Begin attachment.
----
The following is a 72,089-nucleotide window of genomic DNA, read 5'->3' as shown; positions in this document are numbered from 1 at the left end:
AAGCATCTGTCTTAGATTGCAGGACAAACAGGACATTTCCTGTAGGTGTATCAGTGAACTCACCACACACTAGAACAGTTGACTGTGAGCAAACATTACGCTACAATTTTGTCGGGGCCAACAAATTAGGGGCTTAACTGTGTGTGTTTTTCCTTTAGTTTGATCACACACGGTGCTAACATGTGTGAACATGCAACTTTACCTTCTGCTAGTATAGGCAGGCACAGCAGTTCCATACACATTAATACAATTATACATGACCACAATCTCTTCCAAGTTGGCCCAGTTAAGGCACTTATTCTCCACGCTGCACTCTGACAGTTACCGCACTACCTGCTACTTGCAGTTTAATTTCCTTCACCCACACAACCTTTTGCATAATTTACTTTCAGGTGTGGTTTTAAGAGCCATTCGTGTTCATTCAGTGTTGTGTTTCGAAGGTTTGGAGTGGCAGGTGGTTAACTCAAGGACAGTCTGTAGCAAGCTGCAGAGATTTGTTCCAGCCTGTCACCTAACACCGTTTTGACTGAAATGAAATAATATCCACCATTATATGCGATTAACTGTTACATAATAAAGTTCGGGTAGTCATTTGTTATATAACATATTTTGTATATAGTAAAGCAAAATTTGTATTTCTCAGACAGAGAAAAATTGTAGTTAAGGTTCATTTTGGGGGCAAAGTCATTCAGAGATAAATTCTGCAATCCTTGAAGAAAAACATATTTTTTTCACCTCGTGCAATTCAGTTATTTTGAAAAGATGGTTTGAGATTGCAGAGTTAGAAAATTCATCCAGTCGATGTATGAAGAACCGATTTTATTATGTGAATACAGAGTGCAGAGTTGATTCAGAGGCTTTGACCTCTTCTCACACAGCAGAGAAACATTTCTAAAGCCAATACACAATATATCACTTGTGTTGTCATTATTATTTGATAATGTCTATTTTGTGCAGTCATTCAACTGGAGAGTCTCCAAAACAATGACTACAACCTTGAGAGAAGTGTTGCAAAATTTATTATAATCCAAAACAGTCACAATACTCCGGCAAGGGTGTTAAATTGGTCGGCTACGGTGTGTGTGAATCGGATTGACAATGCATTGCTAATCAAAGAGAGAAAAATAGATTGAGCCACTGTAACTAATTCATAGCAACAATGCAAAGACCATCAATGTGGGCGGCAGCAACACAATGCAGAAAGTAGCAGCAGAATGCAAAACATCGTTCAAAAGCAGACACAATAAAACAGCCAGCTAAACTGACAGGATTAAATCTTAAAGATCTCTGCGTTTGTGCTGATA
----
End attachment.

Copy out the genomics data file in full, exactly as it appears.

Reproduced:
The following is a 72,089-nucleotide window of genomic DNA, read 5'->3' as shown; positions in this document are numbered from 1 at the left end:
AAGCATCTGTCTTAGATTGCAGGACAAACAGGACATTTCCTGTAGGTGTATCAGTGAACTCACCACACACTAGAACAGTTGACTGTGAGCAAACATTACGCTACAATTTTGTCGGGGCCAACAAATTAGGGGCTTAACTGTGTGTGTTTTTCCTTTAGTTTGATCACACACGGTGCTAACATGTGTGAACATGCAACTTTACCTTCTGCTAGTATAGGCAGGCACAGCAGTTCCATACACATTAATACAATTATACATGACCACAATCTCTTCCAAGTTGGCCCAGTTAAGGCACTTATTCTCCACGCTGCACTCTGACAGTTACCGCACTACCTGCTACTTGCAGTTTAATTTCCTTCACCCACACAACCTTTTGCATAATTTACTTTCAGGTGTGGTTTTAAGAGCCATTCGTGTTCATTCAGTGTTGTGTTTCGAAGGTTTGGAGTGGCAGGTGGTTAACTCAAGGACAGTCTGTAGCAAGCTGCAGAGATTTGTTCCAGCCTGTCACCTAACACCGTTTTGACTGAAATGAAATAATATCCACCATTATATGCGATTAACTGTTACATAATAAAGTTCGGGTAGTCATTTGTTATATAACATATTTTGTATATAGTAAAGCAAAATTTGTATTTCTCAGACAGAGAAAAATTGTAGTTAAGGTTCATTTTGGGGGCAAAGTCATTCAGAGATAAATTCTGCAATCCTTGAAGAAAAACATATTTTTTTCACCTCGTGCAATTCAGTTATTTTGAAAAGATGGTTTGAGATTGCAGAGTTAGAAAATTCATCCAGTCGATGTATGAAGAACCGATTTTATTATGTGAATACAGAGTGCAGAGTTGATTCAGAGGCTTTGACCTCTTCTCACACAGCAGAGAAACATTTCTAAAGCCAATACACAATATATCACTTGTGTTGTCATTATTATTTGATAATGTCTATTTTGTGCAGTCATTCAACTGGAGAGTCTCCAAAACAATGACTACAACCTTGAGAGAAGTGTTGCAAAATTTATTATAATCCAAAACAGTCACAATACTCCGGCAAGGGTGTTAAATTGGTCGGCTACGGTGTGTGTGAATCGGATTGACAATGCATTGCTAATCAAAGAGAGAAAAATAGATTGAGCCACTGTAACTAATTCATAGCAACAATGCAAAGACCATCAATGTGGGCGGCAGCAACACAATGCAGAAAGTAGCAGCAGAATGCAAAACATCGTTCAAAAGCAGACACAATAAAACAGCCAGCTAAACTGACAGGATTAAATCTTAAAGATCTCTGCGTTTGTGCTGATA